The interim Afghan administration on Tuesday lauded Turkiye’s government and people for sending aid and support to Afghans to help stem a dire humanitarian crisis.
Bilal Karimi, the interim Taliban administration’s acting deputy spokesman, told Anadolu Agency that Turkiye has always stood behind the Afghan people in difficult times.
“I would want to express my gratitude to Turkish President (Recep Tayyip Erdogan), the Turkish government, and the Turkish people for sending aid and helping us at this difficult time,” Karimi said.
He added that the interim administration in Kabul wants to establish good relations with Turkiye as Turks are their brothers and sisters.
“We hope that Turkiye will continue to assist and extend more support in rebuilding Afghanistan after decades of conflict,” he said.
Peace has been restored in the country, he said, inviting Turkish investors to come and invest in Afghanistan.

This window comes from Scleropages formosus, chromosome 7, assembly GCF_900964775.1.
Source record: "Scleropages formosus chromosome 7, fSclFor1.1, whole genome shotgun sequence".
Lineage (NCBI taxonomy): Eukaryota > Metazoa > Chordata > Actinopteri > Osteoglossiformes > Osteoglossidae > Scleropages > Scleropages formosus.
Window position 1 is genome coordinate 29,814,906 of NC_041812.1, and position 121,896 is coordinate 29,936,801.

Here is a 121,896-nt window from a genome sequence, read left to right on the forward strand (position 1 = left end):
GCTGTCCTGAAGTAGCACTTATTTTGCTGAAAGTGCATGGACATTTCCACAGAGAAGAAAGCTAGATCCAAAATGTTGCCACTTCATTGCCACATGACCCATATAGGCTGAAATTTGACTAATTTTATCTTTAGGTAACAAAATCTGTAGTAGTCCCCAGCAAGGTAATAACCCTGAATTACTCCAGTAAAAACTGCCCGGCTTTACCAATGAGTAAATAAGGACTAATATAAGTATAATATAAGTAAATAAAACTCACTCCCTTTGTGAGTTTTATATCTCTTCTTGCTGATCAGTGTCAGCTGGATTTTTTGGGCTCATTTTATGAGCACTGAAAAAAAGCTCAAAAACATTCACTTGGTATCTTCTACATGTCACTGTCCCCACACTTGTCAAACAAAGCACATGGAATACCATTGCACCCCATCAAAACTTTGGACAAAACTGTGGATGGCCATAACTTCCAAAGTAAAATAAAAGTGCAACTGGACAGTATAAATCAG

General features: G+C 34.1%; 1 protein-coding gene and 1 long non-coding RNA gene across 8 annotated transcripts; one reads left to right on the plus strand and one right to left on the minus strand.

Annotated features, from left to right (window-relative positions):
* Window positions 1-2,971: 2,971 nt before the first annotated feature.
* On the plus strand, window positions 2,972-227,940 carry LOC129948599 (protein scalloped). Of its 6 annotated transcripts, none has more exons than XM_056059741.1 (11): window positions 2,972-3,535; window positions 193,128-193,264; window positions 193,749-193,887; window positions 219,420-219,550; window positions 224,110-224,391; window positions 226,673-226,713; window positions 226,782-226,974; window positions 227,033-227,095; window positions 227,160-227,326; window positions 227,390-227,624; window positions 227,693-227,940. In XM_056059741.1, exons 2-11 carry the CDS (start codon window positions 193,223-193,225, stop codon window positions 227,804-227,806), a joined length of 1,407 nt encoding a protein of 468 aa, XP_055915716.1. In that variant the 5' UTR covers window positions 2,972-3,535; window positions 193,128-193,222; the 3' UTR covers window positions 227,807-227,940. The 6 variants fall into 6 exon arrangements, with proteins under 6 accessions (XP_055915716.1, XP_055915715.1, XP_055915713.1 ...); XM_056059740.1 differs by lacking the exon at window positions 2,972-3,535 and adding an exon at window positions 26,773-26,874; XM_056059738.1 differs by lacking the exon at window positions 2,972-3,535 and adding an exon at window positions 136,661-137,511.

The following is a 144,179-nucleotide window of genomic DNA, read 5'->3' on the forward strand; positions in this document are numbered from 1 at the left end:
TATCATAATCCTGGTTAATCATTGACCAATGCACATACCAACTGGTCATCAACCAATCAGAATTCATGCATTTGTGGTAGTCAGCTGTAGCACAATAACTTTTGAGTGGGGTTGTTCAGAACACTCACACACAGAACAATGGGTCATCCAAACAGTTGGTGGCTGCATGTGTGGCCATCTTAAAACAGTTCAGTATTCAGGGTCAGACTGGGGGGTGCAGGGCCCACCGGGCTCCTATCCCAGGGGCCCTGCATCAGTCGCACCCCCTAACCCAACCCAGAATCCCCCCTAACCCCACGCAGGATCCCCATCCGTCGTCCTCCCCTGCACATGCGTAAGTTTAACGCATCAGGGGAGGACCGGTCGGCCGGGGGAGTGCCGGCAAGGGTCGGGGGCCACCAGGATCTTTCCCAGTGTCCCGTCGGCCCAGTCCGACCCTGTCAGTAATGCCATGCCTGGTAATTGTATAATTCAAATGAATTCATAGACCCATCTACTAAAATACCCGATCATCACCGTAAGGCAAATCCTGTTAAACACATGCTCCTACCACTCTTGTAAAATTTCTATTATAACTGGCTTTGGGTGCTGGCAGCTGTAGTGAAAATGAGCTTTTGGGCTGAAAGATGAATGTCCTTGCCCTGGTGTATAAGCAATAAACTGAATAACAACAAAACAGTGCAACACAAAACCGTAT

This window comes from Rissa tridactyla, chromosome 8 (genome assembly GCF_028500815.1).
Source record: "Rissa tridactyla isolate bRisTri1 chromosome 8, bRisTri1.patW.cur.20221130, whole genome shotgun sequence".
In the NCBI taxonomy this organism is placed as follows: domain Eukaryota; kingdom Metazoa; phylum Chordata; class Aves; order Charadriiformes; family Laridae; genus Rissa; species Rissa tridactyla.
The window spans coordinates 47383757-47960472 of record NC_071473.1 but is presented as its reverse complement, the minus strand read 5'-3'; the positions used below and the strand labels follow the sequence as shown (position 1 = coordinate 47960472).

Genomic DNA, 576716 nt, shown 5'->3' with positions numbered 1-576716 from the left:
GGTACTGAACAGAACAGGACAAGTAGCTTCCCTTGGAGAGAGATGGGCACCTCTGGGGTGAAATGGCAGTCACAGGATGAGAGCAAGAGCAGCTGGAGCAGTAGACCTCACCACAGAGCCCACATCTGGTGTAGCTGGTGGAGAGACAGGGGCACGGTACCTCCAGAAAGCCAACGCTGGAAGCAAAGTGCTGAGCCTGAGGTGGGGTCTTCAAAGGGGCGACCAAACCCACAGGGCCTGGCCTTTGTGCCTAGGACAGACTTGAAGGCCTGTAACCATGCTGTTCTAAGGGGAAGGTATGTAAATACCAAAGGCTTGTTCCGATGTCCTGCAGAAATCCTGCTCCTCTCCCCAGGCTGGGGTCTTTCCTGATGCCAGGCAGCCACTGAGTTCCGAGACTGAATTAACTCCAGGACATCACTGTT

His statement came after a special charity train carrying 750 tons of emergency supplies from Turkiye arrived in Herat, northeastern Afghanistan on Monday after traveling 4,168 kilometers (3,590 miles).
The train was received at a ceremony by Turkiye’s Ambassador Cihad Erginay and acting Afghan government officials.
Under the umbrella of the state-run Disaster and Emergency Management Authority (AFAD), at least 11 humanitarian organizations from Turkiye contributed to the delivery of humanitarian aid to Afghanistan, which is facing an extreme food crisis and is in dire need of assistance.
Around 12.9 million children in Afghanistan are in need of aid due to extreme weather conditions, according to Turkiye’s Interior Minister Suleyman Soylu.
Last week, Kerem Kinik, head of the Turkish Red Crescent, visited Afghanistan and held high-level meetings to discuss the distribution of humanitarian aid to Afghans.
Aid groups have described Afghanistan’s situation as one of the world’s fastest-developing humanitarian disasters.
According to the UN, half of the population is now suffering from acute hunger, over 9 million people have been displaced, and millions of children are out of school.
Last month, the UN and its partners launched a $4.4 billion funding appeal to avert a humanitarian catastrophe in Afghanistan in 2022.
Millions of Afghans are on the verge of death, according to UN Secretary-General Antonio Guterres, who has urged the international community to release Afghanistan’s frozen assets and restore the country’s banking system.
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